Franti does happy really well. "The Sound of Sunshine" follows 2008's "All Rebel Rockers" and its hit "Say Hey (I Love You)," and it takes that irresistible song as a starting point for a set of bubbly, reggae-tinged hip-hop. For an artist who trafficked in zealous political commentary for much of his career, "The Sound of Sunshine" sounds safe. But that does not mean it's lightweight. Franti grew up on AM radio pop hits, and he has said he respects the power of cheery tunes to unite people. He also recently survived a life-threatening burst appendix. These uplifting songs, some produced by reggae legends Sly Dunbar and Robbie Shakespeare, celebrate sunshine, friendship, angels, and love, and they have the hooks and the positive thinking to induce communal sing-alongs, happily and safely. Franti performs Oct. 7 at the State Theatre in Minneapolis.
STEVE KLINGE, Philadelphia Inquirer
Brandon Flowers, "Flamingo" (Island)
Give him credit: Flowers is a restless soul, but he puts himself to work. Over three albums fronting the Killers, he took the band, with mixed results, from the icy textures of post-punk to Springsteen Americana to carefree pop-rock. For his solo debut, Flowers continues the search, from what sounds like the sterile casinos and bar stools of Vegas. He hasn't arrived at any great conclusions, jogging back and forth when he should be letting his voice build and soar, as it does a few times here (notably on "Only the Young" and "Magdalena"). He manages to dig up some interesting new influences -- country rock on "The Clock Was Tickin'," show tunes for "On the Floor." That's admirable, if confusing. At his best, Flowers is a convincing solo artist yet to find his groove. At worst, he comes off as Neil Diamond backed by Dire Straits. Why the rush to be so old? Flowers rocks Nov. 21 at First Avenue in Minneapolis.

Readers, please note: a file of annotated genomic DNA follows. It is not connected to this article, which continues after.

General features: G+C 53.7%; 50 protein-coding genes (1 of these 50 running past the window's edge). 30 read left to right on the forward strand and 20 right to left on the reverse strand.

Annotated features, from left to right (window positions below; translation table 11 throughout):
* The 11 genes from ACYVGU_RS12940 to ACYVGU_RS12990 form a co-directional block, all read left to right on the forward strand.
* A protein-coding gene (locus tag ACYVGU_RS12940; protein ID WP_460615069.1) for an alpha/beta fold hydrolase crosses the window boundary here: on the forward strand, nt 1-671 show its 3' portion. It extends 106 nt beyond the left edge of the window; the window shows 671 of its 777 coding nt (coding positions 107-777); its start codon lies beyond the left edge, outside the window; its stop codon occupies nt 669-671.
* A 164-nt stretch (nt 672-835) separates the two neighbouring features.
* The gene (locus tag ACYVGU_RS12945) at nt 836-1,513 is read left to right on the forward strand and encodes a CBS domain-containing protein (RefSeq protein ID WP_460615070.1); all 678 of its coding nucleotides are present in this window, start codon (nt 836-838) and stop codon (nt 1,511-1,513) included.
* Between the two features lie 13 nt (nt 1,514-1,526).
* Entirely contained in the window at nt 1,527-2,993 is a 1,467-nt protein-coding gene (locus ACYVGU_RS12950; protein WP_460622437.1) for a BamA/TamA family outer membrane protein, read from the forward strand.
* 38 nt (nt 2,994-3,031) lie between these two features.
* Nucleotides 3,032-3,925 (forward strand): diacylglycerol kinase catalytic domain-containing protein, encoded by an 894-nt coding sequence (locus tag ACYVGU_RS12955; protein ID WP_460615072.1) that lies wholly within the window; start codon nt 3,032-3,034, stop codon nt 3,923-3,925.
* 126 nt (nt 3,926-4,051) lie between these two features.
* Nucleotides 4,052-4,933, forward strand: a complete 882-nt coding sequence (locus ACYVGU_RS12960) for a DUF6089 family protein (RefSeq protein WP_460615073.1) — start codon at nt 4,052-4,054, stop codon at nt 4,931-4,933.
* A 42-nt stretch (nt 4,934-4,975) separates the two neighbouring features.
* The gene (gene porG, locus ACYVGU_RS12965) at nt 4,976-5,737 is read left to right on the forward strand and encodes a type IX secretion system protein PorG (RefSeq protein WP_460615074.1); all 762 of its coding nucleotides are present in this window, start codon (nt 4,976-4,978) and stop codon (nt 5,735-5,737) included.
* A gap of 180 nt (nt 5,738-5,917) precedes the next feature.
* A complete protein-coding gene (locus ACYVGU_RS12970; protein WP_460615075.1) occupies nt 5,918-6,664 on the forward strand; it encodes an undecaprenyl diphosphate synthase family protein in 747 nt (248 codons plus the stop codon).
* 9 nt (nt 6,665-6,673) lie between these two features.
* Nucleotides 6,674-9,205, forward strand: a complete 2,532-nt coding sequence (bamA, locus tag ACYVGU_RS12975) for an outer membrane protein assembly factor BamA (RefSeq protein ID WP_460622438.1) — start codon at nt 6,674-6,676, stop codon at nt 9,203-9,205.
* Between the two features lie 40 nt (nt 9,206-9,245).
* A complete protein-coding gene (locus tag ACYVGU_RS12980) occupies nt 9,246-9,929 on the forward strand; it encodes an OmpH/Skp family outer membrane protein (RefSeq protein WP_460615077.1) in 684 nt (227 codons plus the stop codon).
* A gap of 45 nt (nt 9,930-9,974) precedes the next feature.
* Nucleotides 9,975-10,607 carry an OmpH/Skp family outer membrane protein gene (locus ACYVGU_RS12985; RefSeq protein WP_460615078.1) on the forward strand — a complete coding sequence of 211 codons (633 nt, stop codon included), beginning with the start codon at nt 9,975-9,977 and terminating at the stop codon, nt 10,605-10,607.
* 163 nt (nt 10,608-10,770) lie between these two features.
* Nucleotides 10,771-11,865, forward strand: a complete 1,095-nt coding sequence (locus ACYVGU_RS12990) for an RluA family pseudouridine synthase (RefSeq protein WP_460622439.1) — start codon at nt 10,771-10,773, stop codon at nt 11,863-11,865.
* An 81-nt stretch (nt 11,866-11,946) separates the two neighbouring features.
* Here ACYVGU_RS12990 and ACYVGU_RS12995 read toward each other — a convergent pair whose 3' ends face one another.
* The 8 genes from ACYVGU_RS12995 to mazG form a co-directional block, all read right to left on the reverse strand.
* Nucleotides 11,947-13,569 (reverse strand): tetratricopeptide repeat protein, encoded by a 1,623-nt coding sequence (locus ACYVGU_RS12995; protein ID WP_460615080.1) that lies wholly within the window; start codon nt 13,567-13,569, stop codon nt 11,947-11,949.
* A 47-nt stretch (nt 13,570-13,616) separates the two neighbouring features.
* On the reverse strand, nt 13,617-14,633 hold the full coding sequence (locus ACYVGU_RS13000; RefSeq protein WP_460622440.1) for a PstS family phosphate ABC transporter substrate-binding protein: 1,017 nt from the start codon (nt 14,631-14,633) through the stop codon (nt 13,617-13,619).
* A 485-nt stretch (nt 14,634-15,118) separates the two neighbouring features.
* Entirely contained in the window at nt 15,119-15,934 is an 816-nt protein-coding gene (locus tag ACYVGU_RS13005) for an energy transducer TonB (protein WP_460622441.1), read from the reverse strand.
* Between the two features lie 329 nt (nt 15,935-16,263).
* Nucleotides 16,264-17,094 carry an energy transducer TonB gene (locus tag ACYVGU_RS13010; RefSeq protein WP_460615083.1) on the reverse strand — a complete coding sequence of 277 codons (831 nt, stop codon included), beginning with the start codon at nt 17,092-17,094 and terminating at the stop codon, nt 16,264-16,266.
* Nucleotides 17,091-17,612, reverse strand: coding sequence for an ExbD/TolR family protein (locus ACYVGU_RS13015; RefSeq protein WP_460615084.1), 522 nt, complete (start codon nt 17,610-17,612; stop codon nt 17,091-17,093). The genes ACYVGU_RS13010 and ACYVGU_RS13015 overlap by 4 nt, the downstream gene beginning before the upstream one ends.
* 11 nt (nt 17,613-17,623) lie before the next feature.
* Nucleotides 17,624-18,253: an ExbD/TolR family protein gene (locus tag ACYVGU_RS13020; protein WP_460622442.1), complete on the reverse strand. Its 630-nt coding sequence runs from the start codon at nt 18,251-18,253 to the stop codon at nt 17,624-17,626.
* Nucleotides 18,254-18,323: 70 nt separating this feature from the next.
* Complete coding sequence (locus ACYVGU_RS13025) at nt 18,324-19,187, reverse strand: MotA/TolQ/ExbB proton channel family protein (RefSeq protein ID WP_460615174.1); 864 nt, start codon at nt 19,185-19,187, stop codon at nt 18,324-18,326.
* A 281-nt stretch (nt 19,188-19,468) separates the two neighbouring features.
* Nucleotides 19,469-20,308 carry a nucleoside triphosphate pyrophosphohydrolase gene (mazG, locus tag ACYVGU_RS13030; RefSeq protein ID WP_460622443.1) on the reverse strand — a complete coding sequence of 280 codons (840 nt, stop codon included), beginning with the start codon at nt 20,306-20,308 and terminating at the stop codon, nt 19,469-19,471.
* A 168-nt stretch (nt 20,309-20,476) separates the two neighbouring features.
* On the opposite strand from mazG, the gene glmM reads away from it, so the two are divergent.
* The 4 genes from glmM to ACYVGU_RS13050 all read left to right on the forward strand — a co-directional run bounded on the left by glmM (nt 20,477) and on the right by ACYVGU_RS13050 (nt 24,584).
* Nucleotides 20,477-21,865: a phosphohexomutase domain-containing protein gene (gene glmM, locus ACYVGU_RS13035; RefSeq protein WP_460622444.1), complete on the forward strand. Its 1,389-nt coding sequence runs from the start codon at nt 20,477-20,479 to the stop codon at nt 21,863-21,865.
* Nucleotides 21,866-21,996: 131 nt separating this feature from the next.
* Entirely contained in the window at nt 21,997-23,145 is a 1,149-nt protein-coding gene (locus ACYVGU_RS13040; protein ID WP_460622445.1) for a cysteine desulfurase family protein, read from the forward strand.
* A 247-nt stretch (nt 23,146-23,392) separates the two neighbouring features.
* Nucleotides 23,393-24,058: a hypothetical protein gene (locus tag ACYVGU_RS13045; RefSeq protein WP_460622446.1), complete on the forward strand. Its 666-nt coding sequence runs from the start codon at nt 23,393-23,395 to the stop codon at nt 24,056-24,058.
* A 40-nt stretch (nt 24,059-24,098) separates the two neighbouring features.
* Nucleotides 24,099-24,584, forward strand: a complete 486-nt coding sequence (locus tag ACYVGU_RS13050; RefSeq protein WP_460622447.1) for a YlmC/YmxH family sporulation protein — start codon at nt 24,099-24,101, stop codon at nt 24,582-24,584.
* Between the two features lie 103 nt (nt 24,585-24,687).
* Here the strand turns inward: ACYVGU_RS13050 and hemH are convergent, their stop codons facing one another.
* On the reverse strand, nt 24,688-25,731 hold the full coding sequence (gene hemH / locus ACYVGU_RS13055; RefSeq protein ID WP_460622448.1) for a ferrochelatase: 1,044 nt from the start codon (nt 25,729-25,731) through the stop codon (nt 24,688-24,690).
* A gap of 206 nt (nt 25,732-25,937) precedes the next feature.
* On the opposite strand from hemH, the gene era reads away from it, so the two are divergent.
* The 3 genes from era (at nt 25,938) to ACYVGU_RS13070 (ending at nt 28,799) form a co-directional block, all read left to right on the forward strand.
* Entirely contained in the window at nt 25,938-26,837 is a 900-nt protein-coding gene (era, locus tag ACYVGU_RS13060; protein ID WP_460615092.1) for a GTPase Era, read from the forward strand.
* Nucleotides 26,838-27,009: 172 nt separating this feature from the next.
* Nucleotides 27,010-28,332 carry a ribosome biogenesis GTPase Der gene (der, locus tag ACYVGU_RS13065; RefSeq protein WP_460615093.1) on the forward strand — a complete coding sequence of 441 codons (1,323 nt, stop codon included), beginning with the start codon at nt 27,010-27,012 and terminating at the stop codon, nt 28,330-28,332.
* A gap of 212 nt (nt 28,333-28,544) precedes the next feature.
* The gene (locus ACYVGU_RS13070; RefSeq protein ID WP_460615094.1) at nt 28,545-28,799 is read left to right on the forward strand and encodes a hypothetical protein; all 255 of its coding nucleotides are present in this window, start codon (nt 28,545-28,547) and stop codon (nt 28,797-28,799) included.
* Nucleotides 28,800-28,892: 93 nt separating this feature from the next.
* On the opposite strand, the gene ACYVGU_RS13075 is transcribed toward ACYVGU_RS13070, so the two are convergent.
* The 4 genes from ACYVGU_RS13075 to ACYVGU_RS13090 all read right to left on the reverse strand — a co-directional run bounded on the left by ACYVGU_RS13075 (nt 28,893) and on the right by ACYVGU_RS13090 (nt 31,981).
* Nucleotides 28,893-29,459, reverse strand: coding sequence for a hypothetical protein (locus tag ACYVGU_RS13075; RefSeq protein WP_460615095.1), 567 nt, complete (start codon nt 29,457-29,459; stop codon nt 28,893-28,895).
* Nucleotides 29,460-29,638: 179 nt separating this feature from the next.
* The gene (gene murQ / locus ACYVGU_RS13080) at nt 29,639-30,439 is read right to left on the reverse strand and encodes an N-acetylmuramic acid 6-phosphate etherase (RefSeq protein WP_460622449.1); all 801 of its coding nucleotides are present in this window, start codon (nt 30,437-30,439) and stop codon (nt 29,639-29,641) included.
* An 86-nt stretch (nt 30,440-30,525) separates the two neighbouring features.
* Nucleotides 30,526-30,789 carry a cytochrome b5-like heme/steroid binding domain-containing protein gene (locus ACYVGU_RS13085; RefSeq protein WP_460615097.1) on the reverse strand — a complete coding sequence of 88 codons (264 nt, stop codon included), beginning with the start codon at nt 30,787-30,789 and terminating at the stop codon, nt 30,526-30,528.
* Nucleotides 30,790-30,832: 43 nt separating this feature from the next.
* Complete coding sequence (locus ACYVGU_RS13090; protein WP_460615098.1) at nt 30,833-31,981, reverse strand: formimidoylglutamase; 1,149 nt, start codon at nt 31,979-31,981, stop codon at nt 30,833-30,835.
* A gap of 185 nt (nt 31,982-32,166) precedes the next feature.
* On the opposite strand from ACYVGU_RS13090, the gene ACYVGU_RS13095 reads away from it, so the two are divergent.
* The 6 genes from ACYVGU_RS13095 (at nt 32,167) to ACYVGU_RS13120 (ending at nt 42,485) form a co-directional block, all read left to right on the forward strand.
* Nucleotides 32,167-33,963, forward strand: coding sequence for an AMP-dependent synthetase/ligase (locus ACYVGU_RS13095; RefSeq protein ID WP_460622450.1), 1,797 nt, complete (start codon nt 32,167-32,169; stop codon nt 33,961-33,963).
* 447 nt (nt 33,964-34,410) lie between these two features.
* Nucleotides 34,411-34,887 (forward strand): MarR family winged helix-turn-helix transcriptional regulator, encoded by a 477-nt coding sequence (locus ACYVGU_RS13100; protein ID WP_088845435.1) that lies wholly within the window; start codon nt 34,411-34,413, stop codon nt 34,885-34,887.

MICHAEL POLLOCK, PHILADELPHIA INQUIRER